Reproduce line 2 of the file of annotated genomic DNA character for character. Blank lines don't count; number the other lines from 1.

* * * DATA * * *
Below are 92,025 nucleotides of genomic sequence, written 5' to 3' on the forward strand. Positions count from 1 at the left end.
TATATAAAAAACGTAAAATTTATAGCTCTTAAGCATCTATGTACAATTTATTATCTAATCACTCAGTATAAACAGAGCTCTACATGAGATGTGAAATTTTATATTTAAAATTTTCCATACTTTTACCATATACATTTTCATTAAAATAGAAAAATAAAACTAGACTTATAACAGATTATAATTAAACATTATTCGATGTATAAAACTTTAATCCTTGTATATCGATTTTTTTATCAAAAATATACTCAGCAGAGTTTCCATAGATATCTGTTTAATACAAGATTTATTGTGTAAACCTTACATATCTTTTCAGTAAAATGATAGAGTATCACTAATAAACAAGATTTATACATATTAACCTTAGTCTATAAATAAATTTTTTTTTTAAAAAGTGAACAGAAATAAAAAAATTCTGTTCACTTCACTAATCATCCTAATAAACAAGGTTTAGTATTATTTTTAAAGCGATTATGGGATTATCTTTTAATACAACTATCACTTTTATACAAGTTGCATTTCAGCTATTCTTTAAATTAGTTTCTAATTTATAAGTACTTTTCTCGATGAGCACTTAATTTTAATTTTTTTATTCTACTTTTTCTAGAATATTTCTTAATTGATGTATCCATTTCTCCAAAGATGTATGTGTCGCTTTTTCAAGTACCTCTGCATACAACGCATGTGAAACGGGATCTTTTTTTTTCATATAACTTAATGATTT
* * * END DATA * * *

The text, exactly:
TATATAAAAAACGTAAAATTTATAGCTCTTAAGCATCTATGTACAATTTATTATCTAATCACTCAGTATAAACAGAGCTCTACATGAGATGTGAAATTTTATATTTAAAATTTTCCATACTTTTACCATATACATTTTCATTAAAATAGAAAAATAAAACTAGACTTATAACAGATTATAATTAAACATTATTCGATGTATAAAACTTTAATCCTTGTATATCGATTTTTTTATCAAAAATATACTCAGCAGAGTTTCCATAGATATCTGTTTAATACAAGATTTATTGTGTAAACCTTACATATCTTTTCAGTAAAATGATAGAGTATCACTAATAAACAAGATTTATACATATTAACCTTAGTCTATAAATAAATTTTTTTTTTAAAAAGTGAACAGAAATAAAAAAATTCTGTTCACTTCACTAATCATCCTAATAAACAAGGTTTAGTATTATTTTTAAAGCGATTATGGGATTATCTTTTAATACAACTATCACTTTTATACAAGTTGCATTTCAGCTATTCTTTAAATTAGTTTCTAATTTATAAGTACTTTTCTCGATGAGCACTTAATTTTAATTTTTTTATTCTACTTTTTCTAGAATATTTCTTAATTGATGTATCCATTTCTCCAAAGATGTATGTGTCGCTTTTTCAAGTACCTCTGCATACAACGCATGTGAAACGGGATCTTTTTTTTTCATATAACTTAATGATTT